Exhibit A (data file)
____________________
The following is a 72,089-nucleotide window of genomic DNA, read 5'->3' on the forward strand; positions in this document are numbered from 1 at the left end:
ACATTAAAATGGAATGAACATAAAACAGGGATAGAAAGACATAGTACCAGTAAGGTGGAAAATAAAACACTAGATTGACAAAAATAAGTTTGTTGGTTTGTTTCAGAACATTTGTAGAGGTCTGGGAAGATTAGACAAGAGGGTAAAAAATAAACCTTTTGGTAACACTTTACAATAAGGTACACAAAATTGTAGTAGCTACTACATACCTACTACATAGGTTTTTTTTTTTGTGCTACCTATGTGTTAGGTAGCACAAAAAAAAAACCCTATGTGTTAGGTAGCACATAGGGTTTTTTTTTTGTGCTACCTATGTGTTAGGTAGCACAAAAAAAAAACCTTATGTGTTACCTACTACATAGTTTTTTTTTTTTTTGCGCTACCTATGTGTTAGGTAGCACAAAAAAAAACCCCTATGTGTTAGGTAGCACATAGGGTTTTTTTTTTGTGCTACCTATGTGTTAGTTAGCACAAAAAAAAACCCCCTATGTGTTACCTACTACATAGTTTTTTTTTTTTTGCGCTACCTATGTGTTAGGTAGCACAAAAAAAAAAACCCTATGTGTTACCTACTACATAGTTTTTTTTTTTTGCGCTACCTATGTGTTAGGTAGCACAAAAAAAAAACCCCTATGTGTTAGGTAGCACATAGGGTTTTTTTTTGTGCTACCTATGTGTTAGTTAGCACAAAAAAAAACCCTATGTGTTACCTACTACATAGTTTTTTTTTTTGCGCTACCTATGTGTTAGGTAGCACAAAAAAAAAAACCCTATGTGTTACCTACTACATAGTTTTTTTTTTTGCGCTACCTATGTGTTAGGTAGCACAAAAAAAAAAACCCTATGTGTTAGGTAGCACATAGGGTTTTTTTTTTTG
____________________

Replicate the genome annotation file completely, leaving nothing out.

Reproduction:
The following is a 72,089-nucleotide window of genomic DNA, read 5'->3' on the forward strand; positions in this document are numbered from 1 at the left end:
ACATTAAAATGGAATGAACATAAAACAGGGATAGAAAGACATAGTACCAGTAAGGTGGAAAATAAAACACTAGATTGACAAAAATAAGTTTGTTGGTTTGTTTCAGAACATTTGTAGAGGTCTGGGAAGATTAGACAAGAGGGTAAAAAATAAACCTTTTGGTAACACTTTACAATAAGGTACACAAAATTGTAGTAGCTACTACATACCTACTACATAGGTTTTTTTTTTTGTGCTACCTATGTGTTAGGTAGCACAAAAAAAAAACCCTATGTGTTAGGTAGCACATAGGGTTTTTTTTTTGTGCTACCTATGTGTTAGGTAGCACAAAAAAAAAACCTTATGTGTTACCTACTACATAGTTTTTTTTTTTTTTGCGCTACCTATGTGTTAGGTAGCACAAAAAAAAACCCCTATGTGTTAGGTAGCACATAGGGTTTTTTTTTTGTGCTACCTATGTGTTAGTTAGCACAAAAAAAAACCCCCTATGTGTTACCTACTACATAGTTTTTTTTTTTTTGCGCTACCTATGTGTTAGGTAGCACAAAAAAAAAAACCCTATGTGTTACCTACTACATAGTTTTTTTTTTTTGCGCTACCTATGTGTTAGGTAGCACAAAAAAAAAACCCCTATGTGTTAGGTAGCACATAGGGTTTTTTTTTGTGCTACCTATGTGTTAGTTAGCACAAAAAAAAACCCTATGTGTTACCTACTACATAGTTTTTTTTTTTGCGCTACCTATGTGTTAGGTAGCACAAAAAAAAAAACCCTATGTGTTACCTACTACATAGTTTTTTTTTTTGCGCTACCTATGTGTTAGGTAGCACAAAAAAAAAAACCCTATGTGTTAGGTAGCACATAGGGTTTTTTTTTTTG